Antacids are medicines that counteract (neutralize) the acid in your stomach to relieve indigestion and heartburn.

They come as liquid or chewable tablets and can be bought from pharmacies and shops without a prescription.

Prices start from £13.99

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We are a UK based pharmacy, regulated by the GPhc and only use reputable wholesalers to source our medicines


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Our Pharmacists are qualified and registered in the UK with GPhc and ready to help when you need it

The big questions

When antacids are used?

Antacids may help if you have:


Heartburn or acid reflux – also known as gastro-oesophageal reflux disease (GORD)

A stomach ulcer

Gastritis (inflammation of the stomach lining) 

They can quickly relieve your symptoms for a few hours. But they do not treat the underlying cause and long-term use is not recommended.

Speak to a GP if you find you need to take antacids regularly.

How and when to take antacids?

Check the instructions on the packet or leaflet to see how much antacid to take and how often. This depends on the exact medicine you’re taking.

Antacids should be used when you have symptoms or think you will get them soon – for most people, the best time to take them is with or soon after meals, and just before going to bed.

Remember that doses for children may be lower than for adults.

Contact a GP or pharmacist, or call NHS 111, if you take too much of the medicine and start to feel unwell.

Antacid Treatments

Acid reflux treatment plan

Antacids (Gaviscon)

How acid reflux treatments work

Acid reflux symptoms come from acid travelling from the stomach up towards the throat, which leads to an unpleasant burning sensation.

Medicines called antacids can provide short term relief, particularly after meals. They neutralise and block the acid produced in the stomach from travelling, which prevents symptoms.

Other medicines called proton pump inhibitors work to reduce the amount of total acid produced in the stomach. This provides relief for long term symptoms and acts as a preventative.

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Once Complete our Independent UK Registered Pharmacist Prescriber will check your Form and determine if the prescription is right for you.

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Once approved you can have choose to have your medicine delivered discreetly in 24 hours.

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You can contact us and ask to speak to one of our pharmacists.

Your NHS Prescriptions, delivered for free,

Mr Pharmacy offers free NHS prescription delivery. Mr Pharmacy aims to deliver medication to your door within 24-48 hours*.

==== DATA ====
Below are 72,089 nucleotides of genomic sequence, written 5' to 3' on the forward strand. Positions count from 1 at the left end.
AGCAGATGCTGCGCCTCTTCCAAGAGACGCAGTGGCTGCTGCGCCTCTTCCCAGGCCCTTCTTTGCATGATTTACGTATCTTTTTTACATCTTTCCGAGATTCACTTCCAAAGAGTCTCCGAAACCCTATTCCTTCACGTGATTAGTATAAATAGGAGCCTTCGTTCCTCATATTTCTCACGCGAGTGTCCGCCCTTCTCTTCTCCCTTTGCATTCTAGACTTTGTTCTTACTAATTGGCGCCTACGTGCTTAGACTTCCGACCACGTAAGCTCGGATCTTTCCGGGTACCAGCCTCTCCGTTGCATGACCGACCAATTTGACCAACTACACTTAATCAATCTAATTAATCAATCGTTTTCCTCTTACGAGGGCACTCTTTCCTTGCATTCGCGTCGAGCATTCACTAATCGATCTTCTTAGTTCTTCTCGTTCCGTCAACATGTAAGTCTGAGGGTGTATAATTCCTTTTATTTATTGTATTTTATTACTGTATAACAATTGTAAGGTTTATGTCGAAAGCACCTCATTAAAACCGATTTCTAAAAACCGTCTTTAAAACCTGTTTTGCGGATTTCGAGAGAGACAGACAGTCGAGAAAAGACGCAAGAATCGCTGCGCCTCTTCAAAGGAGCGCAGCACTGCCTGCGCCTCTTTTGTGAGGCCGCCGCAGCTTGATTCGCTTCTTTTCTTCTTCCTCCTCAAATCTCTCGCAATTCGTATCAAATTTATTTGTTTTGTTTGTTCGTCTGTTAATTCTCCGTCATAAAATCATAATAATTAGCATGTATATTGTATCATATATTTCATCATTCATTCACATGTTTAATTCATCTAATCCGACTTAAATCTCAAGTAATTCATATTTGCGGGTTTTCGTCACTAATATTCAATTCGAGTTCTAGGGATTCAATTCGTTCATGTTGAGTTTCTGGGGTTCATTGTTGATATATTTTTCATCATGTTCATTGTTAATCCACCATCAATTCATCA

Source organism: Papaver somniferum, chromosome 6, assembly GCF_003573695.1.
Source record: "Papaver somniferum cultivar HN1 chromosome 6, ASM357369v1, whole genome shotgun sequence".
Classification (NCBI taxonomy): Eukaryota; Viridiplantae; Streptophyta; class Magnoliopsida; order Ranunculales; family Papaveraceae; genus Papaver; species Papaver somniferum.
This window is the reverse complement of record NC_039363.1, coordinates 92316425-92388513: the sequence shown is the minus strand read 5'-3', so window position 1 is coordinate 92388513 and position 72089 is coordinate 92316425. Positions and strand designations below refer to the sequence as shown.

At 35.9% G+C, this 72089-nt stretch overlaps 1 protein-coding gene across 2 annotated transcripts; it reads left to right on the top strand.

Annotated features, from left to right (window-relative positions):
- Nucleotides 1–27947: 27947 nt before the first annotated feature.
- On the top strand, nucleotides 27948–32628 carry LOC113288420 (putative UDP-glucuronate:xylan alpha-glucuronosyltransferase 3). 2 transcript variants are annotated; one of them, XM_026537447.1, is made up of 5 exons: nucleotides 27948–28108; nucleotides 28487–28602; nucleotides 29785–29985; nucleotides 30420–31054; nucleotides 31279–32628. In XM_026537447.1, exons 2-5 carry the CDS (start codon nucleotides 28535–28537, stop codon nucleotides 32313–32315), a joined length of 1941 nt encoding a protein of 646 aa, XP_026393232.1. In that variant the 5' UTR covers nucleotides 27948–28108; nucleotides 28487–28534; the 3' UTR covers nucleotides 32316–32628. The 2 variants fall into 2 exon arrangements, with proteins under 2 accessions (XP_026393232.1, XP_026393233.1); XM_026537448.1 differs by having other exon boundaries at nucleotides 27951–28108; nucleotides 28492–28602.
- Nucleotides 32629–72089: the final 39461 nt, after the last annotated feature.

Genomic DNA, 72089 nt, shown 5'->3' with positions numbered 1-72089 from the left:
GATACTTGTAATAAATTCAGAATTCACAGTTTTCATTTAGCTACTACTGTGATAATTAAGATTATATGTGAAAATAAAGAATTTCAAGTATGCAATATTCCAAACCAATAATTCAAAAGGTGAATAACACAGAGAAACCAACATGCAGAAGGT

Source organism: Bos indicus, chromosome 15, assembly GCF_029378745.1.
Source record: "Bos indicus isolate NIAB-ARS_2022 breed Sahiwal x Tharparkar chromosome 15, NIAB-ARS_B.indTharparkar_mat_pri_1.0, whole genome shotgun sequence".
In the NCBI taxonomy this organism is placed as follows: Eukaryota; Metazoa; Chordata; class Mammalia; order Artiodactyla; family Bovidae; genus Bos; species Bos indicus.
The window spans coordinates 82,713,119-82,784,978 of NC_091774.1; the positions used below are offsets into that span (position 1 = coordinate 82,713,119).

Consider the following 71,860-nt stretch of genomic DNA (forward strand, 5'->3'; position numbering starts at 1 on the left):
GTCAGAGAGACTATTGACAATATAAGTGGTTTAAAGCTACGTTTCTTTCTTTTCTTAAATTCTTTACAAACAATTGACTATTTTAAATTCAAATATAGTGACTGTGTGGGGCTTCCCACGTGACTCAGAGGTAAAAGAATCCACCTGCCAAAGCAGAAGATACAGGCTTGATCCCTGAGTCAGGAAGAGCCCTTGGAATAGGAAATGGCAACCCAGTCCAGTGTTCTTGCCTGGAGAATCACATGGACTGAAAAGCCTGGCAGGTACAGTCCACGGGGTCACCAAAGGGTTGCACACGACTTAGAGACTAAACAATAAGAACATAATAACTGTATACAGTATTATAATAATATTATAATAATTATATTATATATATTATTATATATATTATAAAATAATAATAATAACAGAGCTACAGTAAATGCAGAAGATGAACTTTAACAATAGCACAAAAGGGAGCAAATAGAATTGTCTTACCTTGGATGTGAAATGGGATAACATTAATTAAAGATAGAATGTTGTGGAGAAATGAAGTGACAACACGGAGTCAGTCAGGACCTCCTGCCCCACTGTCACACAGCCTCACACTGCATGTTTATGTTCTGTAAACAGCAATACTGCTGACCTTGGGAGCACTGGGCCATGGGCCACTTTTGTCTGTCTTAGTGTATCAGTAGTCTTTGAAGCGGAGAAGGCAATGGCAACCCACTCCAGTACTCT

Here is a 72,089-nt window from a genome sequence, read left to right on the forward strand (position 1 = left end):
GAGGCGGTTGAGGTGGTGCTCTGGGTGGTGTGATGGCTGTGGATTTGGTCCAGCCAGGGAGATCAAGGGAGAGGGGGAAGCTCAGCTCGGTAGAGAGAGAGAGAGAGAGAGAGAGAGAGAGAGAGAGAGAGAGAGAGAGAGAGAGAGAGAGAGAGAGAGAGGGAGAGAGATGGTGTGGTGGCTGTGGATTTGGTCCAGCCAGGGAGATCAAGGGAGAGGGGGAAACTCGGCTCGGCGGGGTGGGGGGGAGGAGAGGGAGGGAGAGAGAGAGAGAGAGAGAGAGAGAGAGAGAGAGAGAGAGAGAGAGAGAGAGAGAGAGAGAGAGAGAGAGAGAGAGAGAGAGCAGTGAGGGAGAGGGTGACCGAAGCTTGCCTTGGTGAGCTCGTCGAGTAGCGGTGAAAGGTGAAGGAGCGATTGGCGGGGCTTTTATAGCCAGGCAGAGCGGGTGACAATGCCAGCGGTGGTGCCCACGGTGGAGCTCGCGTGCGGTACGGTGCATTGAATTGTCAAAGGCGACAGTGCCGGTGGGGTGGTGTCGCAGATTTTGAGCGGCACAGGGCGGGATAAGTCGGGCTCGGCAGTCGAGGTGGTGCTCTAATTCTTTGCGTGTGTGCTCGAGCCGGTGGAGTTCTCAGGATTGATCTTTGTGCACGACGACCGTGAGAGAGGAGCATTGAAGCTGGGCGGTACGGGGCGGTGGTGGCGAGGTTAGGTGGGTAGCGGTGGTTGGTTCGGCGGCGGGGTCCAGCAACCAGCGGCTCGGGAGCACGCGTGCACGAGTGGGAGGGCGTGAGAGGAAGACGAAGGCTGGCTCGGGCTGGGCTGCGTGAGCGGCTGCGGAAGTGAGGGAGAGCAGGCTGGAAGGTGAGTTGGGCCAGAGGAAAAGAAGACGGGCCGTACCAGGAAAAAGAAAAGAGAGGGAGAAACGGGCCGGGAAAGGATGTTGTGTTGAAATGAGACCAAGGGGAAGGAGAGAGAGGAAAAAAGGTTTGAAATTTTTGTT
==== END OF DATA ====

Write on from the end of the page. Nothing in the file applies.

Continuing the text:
Antacid: what to expect

Straightforward answers to frequently asked questions.

It’s best to take antacids with food or soon after eating because this is when you’re most likely to get indigestion or heartburn.

The effect of the medicine may also last longer if taken with food.

Antacids can affect how well other medicines work, so do not take other medicines within 2 to 4 hours of taking an antacid.

You can drink alcohol while taking antacids, but alcohol can irritate your stomach and make your symptoms worse.

Antacids do not usually have many side effects if they’re only taken occasionally and at the recommended dose.

But sometimes they can cause:

diarrhoea or constipation

flatulence (wind)

stomach cramps

feeling sick or vomiting

These should pass once you stop taking the medicine.

Speak to a pharmacist or a GP if side effects do not improve or are troublesome. You may need to switch to another medicine.

Antacids are safe for most people to take, but they’re not suitable for everyone.

Speak to a pharmacist or a GP for advice first if you:

are pregnant or breastfeeding – most antacids are considered safe to take while pregnant or breastfeeding, but always get advice first

are looking for a medicine for a child under 12 years of age – some antacids are not recommended for children

have liver disease, kidney disease or heart failure – some antacids may not be safe if you have one of these problems

have an illness that means you need to control how much salt (sodium) is in your diet, such as high blood pressure or cirrhosis – some antacids contain high levels of sodium, which could make you unwell

are taking other medicines – antacids can interfere with other medicines and may need be avoided or taken at a different time